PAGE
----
Five Reasons Industrial IoT Demands the Edge
December 20, 2016
The industrial internet of things is rapidly becoming a reality as the spaces where we live and work begin to become cyber-aware and react to events happening in its environment. In these spaces are “things” of varying complexity which include sensors to measure values like temperature, CPUs capable of sending things like text messages, and antennas to communicate over protocols like Bluetooth — all at the physical edge of our networks.
Many vendors take an elementary approach to building the internet of things by simply connecting everything to a single server in the cloud. This approach certainly simplifies the solution but fails to realize the ultimate vision of a connected world.
The following examples illustrate the gaps in a solely cloud-based IoT solution:
- A train shipping cargo across the country does not have connectivity 100% of the time, what if the brakes must be engaged quickly?
- A welding machine must be deactivated immediately when a shield is broken, not continue to run for 30 seconds as clouds servers lazily transmit data.
Safety alerts must be issued in real time and cannot wait the communication delay of 15 seconds or longer.
Additional examples include:
- Insurance companies cannot afford to pay for terabytes of redundant data to flow into their network daily without passing along the additional costs
- Modern and efficient LED light bulbs that communicate with ZigBee are not able to communicate with a cloud server
To solve the real challenges of IoT, we need edge-based computing. With IoT edge computing we benefit from five immediate and measurable results. Products like Amazon GreenGrass for consumers and ClearBlade EDGE for enterprises are targeting to deliver these results.
One of the most important things for any IoT solution of real-world consequence is to have 100% availability and uptime. For end users this means a positive, reliable experience. For industries and companies building IoT solutions it means that factories stay operational, workers stay in safe zones and processes run at optimal efficiency. In order to achieve 100% uptime in an IoT solution, a device must be located near or within the actual location where the solution is running. It must be capable of performing all the fundamental tasks of alerting users, rerouting packages and tracking orders without the need for a large cloud server infrastructure. Edge-based processing allows for running the IoT solution in the physical location of the devices. The edge processing can keep the rules running that optimize fuel consumption during low-usage periods, cache data to map RFID tag IDs to work order systems, and allow messages from switches to go directly to the lights they control. Without the edge, all of these valuable, lifesaving capabilities can be turned off the moment a router needs to be reset, the internet gets overloaded with traffic, an ISP has a server upgrade problem or a cloud vendor gets hit with an outage. To achieve the real vision and value of our IoT solutions, we must guarantee 100% uptime leveraging the power of the edge.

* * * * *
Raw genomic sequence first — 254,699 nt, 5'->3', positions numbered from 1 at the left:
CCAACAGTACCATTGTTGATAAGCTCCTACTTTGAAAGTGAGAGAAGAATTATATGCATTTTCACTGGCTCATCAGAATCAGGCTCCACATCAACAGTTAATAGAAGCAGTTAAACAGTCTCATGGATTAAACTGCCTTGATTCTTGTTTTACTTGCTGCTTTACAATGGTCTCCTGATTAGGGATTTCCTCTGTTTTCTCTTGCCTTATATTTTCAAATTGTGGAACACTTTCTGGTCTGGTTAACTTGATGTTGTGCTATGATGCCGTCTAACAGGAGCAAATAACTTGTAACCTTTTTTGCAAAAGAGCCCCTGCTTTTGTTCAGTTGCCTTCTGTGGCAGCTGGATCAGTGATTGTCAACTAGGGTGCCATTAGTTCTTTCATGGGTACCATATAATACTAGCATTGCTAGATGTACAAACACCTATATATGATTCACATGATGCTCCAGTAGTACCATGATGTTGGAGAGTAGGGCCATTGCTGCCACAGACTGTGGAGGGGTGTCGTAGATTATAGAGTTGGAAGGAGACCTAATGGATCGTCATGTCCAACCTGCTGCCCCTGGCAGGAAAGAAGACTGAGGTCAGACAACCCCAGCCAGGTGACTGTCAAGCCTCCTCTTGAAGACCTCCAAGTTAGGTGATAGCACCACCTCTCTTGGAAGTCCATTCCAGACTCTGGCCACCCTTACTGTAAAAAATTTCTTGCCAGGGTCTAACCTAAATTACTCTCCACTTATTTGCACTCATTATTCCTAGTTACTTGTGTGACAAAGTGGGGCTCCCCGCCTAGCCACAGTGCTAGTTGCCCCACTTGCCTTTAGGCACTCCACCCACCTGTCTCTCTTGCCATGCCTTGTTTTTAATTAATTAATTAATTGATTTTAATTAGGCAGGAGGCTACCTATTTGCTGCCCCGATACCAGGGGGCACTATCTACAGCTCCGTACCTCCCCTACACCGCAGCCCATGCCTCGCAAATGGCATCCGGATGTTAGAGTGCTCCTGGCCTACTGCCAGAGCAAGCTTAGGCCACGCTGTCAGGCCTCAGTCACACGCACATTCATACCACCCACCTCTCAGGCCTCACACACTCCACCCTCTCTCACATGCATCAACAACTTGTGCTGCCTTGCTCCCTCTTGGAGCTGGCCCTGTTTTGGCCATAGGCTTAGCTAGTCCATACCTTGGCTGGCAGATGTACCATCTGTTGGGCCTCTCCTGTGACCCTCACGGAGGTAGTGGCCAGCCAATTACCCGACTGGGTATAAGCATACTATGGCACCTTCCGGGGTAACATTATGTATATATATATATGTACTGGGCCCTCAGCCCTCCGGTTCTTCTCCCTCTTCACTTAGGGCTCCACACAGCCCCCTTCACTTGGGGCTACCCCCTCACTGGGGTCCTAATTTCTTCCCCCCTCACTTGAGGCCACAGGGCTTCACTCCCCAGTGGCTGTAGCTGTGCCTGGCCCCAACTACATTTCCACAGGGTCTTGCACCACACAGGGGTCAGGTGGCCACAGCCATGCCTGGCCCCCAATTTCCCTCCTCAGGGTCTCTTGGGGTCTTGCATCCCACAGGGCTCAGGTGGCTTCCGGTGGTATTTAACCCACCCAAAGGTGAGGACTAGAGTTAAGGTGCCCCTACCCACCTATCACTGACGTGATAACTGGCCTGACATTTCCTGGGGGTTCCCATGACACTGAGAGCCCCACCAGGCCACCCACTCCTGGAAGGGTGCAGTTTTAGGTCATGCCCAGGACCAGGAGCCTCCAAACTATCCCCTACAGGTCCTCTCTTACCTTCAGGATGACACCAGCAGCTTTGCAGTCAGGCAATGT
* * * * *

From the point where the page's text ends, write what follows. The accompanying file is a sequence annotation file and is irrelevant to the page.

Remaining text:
Ability to communicate with everything
The next challenge of an internet-only IoT solution is that it fails to include so many of the devices we would want included. It takes a tremendous amount of expensive compute power to communicate with the internet. Smartphones today send a constant stream of information back and forth to the internet, but come with an expensive upfront cost of hundreds of dollars for the device as well as hundreds more in annual connection and service fees.